Assistant District Attorneys Christina Fisher and Joshua Vanderhooft prosecuted the case.

Jefferson Parish jury: Pedro Monterroso murdered girlfriend, left young sons with her body

A Jefferson Parish jury on Thursday (March 24) deliberated just over 20 minutes in convicting Pedro Monterroso of beating his girlfriend to death in their Metairie apartment while five of his children lay in a bed just feet away.

Monterroso, 51, is guilty as charged of the second-degree murder of Heidy Monroy, 24. The crime occurred in the early morning hours of July 13, 2014, in the apartment they shared in the 4000 block of Durand Street.

According to evidence presented at trial, Monterroso argued with Monroy over whether she was involved with another man. The fight turned physical, and he fatally beat and stabbed her as she lay in a bathtub. She died from blunt-force injuries to her head, and her hands had injuries indicative of defensive wounds.

After killing her, he rounded up three of his five children that were in the apartment and fled to Texas. The youngest of the three was a son he had with Monroy, a child who was whisked away wearing only a diaper, according to testimony. Monterroso fathered the other two children with Monroy’s sister.

Monterroso left behind in the apartment his two sons whom he fathered with Monroy. The boys found their mother’s nude body in the tub and sought help from a neighbor. That person notified the Jefferson Parish Sheriff’s Office, according to trial evidence.

Monterroso “just left them there to fend for themselves,” Assistant District Attorney Kellie Rish told jurors in closing argument.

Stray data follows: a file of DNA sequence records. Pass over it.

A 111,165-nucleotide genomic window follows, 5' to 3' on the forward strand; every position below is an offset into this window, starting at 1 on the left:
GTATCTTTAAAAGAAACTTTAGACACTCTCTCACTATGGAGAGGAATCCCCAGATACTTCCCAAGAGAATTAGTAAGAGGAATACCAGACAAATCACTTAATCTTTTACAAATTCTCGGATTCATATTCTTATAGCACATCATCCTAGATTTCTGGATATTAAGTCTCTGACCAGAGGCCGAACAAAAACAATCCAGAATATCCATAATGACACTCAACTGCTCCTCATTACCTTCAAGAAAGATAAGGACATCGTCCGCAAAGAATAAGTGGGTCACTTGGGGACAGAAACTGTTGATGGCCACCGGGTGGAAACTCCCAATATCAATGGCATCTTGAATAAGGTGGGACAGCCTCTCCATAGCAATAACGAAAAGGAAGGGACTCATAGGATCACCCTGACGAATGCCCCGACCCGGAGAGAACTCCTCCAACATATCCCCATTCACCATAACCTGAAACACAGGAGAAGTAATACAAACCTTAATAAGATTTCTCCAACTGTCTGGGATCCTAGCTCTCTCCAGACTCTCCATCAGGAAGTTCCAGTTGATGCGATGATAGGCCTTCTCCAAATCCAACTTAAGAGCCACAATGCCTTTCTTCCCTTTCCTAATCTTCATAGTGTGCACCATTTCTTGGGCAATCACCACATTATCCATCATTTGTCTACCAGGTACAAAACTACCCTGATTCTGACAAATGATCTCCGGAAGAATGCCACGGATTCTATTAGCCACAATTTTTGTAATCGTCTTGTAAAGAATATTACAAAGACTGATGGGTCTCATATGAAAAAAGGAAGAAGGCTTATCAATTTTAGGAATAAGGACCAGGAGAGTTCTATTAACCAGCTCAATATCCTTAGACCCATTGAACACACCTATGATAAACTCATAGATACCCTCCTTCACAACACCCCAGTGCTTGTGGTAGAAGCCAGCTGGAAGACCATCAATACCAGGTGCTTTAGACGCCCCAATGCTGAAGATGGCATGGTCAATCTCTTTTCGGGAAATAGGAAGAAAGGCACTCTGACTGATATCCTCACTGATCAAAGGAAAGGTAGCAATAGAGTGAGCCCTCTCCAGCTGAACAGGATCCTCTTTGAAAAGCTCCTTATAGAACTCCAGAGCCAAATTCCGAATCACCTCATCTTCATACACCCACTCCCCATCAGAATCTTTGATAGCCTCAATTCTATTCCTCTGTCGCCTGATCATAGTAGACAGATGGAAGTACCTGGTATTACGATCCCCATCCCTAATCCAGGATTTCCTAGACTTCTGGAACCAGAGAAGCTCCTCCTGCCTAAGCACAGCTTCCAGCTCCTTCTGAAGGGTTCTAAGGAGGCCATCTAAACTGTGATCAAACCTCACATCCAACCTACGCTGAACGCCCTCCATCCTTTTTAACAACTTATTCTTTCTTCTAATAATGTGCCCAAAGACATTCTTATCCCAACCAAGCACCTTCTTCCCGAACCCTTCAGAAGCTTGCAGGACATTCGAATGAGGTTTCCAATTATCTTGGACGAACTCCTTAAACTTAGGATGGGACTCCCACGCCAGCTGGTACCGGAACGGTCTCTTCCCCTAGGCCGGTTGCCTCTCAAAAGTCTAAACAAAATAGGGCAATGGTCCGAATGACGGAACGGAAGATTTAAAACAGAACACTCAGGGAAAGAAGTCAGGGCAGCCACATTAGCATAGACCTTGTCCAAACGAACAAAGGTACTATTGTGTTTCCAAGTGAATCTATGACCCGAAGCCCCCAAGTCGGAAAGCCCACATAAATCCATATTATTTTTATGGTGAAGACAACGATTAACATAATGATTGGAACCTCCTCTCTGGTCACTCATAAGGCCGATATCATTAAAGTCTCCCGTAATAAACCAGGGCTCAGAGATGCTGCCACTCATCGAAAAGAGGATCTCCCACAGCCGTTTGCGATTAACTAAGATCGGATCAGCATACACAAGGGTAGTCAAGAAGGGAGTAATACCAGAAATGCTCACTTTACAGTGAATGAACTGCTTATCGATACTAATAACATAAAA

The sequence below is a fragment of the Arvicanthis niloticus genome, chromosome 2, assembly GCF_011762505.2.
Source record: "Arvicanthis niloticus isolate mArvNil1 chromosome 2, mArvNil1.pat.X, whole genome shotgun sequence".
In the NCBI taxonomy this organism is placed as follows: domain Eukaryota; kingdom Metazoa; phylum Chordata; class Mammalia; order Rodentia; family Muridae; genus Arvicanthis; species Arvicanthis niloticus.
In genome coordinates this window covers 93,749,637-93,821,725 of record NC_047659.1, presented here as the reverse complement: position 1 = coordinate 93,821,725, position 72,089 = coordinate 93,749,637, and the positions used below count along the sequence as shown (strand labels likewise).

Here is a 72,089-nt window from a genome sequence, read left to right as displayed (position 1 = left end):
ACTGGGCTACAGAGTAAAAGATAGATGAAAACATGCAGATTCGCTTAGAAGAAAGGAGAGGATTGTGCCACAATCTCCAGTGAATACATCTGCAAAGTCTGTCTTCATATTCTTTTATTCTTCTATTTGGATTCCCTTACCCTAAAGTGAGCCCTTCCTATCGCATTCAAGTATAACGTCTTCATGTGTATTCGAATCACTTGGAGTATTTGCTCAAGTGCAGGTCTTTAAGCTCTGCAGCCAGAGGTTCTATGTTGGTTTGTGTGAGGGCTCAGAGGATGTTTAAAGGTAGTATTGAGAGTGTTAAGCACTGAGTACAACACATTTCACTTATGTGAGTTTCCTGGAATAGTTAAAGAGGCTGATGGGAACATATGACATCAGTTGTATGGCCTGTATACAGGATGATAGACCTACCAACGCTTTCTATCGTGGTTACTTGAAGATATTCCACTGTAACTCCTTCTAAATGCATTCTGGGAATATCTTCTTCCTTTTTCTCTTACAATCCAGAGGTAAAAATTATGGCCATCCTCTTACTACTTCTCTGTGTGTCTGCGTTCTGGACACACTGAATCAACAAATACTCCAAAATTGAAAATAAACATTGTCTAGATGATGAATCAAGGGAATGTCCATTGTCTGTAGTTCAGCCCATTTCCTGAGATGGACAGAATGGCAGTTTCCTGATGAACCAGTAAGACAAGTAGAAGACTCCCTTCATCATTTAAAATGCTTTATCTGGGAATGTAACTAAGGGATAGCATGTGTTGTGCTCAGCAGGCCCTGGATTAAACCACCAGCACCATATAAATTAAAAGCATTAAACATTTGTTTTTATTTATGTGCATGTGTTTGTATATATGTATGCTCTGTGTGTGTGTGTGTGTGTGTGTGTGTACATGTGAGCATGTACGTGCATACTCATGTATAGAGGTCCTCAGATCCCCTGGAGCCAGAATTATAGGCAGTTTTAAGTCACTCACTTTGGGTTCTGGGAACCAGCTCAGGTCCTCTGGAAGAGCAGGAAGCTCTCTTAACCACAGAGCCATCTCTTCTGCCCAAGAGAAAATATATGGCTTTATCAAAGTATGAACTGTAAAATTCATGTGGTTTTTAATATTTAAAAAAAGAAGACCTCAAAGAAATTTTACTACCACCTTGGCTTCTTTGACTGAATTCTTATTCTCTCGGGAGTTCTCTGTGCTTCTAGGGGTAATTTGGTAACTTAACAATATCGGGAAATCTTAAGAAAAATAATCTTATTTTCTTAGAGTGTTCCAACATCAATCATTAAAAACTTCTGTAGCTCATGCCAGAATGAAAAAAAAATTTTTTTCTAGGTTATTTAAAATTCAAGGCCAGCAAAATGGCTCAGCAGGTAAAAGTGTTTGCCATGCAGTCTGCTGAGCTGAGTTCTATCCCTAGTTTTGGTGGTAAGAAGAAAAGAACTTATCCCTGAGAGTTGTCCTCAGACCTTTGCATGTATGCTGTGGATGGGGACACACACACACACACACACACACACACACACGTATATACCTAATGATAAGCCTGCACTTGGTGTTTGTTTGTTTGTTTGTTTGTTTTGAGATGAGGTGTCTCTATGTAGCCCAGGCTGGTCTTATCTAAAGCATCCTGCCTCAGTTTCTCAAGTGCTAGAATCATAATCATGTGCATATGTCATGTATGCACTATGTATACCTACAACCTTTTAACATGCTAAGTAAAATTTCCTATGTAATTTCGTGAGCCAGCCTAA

Monterroso was arrested the following day in Katy, Texas, and later extradited to Jefferson Parish to face charges.

In the apartment, investigators found a length of rebar wrapped in duct tape. Monterroso’s DNA was recovered from one end of the bar. Monroy’s hair and blood was found on the other end, according to testimony.

Monterroso used numerous aliases, including Pedro Monterroso Navas, Pedro Alberto Monterroso Navas, Wilson Rigoberto Varela Mena, Marlin Jovani Varela Mena, Carlos Humberto Cisneros Avila and Alberto Cisneros.

During the three-day trial, jurors heard testimony showing that Monterroso was physically abusive to Monroy, her sister and his children. The abuse included him hanging them upside-down using chains while they lived in Central America.

Jurors also heard that he was romantically involved with Monroy’s sister, who bore four of his children while she was unaware that he was married to another woman. And while in this relationship, Monterroso began having a relationship with her younger sister Heidy Monroy, who was a juvenile when it started. He fathered children with her, too, according to testimony.

While acknowledging that their client killed Monroy, Monterroso’s attorneys urged the jury to not be swayed by sympathy for the children. The attorneys asked jurors find Monterroso guilty of negligent homicide, a crime that is punishable by up to five years in prison.

Life in prison without benefit of probation, parole or suspension of sentence is the mandatory punishment for second-degree murder. Judge Donald “Chick” Foret of the 24th Judicial District Court is scheduled to sentence Monterroso on May 4.

Assistant District Attorney Zach Popovich assisted ADA Rish in prosecuting Monterroso.

Long Nguyen convicted in marijuana conspiracy, distribution case

A Jefferson Parish jury on Tuesday (March 15) deliberated about 20 minutes in finding Long Nguyen guilty of conspiring to have large amounts of marijuana shipped from California for local distribution.

Nguyen, 45, was convicted as charged of conspiracy to possess with intent to distribute marijuana (greater than 2.5 lbs.), money laundering ($20,000 – $99,000) and providing a false name to a law enforcement officer.

During the Jefferson Parish Sheriff’s Office investigation that began in 2019, the narcotics agents seized more than 50 pounds of marijuana, all of which was displayed for the jury as evidence during the two-day trial.

“Ladies and gentlemen, I don’t know what you’re doing with all that marijuana if you’re not trying to distribute it,” Assistant District Attorney Michael Morales, standing over the mound of marijuana bags on the floor in front of the jury box, told jurors in closing argument Tuesday.